My sister thought a list of book club suggestions would be great for summer. She said, “List ones that make you think and have things to discuss.” So I was looking through my posts of favorite books and ran across my Personality/Cognition list, which is thankfully much shorter than the almost-200 personality/behavior books I have listed as “read” on Goodreads. Reading about personality and behavior always makes ME think about myself, others, and the world. Maybe it will do the same for you.
This time, let’s go over the Personality books, and maybe another time I’ll cover some of the Cognition ones.
Personality Types: Using the Enneagram for Self-Discovery, by Don Richard Riso
The Enneagram splits personalities into nine categories. One of the unique things about this system is that it discusses the difference between healthy and unhealthy versions of each type, and what traits you should aspire to gain (based on type). It took me a long time to figure out my type under this system, but I learned a lot about myself when I did.
The Color Code: A New Way to See Yourself, Your Relationships, and Life, by Taylor Hartman
The Color Code sorts people by motivation: power, intimacy, peace, fun (or a combination). It also helpfully discusses how to deal with people of other “colors” in more productive and less frustrating ways. For instance, red and blue are the most controlling colors, but for completely different reasons. If you don’t understand WHY they are trying to control you, you might fight the battle on the wrong front entirely.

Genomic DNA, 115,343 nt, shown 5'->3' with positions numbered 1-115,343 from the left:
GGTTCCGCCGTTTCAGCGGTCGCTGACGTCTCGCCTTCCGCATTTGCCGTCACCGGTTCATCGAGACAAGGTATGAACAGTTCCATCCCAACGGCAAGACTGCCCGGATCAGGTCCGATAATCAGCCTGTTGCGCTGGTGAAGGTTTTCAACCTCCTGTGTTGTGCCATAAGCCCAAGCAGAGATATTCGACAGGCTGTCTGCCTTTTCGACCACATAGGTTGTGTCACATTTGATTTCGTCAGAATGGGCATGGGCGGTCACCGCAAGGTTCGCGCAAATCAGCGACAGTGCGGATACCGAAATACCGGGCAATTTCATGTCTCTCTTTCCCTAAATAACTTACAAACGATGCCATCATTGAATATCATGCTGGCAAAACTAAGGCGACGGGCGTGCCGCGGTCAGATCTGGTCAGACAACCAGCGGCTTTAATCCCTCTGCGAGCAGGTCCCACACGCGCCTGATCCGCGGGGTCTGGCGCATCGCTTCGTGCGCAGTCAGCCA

The Four Tendencies: The Indispensable Personality Profiles That Reveal How to Make Your Life Better, by Gretch Ruben
The Four Tendencies sorts people by how they respond to external or internal expectations. If you’ve ever wondered why some people can set and follow goals all by themselves and others can’t, this is for you. This one also gives tips on how to deal with people of other types. If you have a rebellious (by nature, not stress) teen in your life, you can learn tips here.
The Five Love Languages: How to Express Heartfelt Commitment to Your Mate, by Gary Chapman
Love Languages has a narrow focus on how to feel/share appreciation, but in that field, it’s a gem. If you’ve ever lavished extra loving care on your significant other, only to have him/her complain that you never appreciate them, you probably have a disconnect in your love languages. This book can tell you how to identify and fix that. My significant other and I have very different primary languages but the same secondary. We use our secondary a lot…
Reading People: How Seeing the World through the Lens of Personality Changes Everything, by Anne Bogel
Reading People is the “sampler” book of personality discussion. It dips into the Meyers-Briggs (16 Personalities), the Enneagram, StrengthsFinder, Highly Sensitive People, and more. It doesn’t discuss any of them in “enough” detail, but if you’re looking for variety or want to figure out where to go next, this might be the book for you.
So, do any of these sound like something your book club would like to read and discuss?
Happy reading and personality-analyzing,
M. C. Lee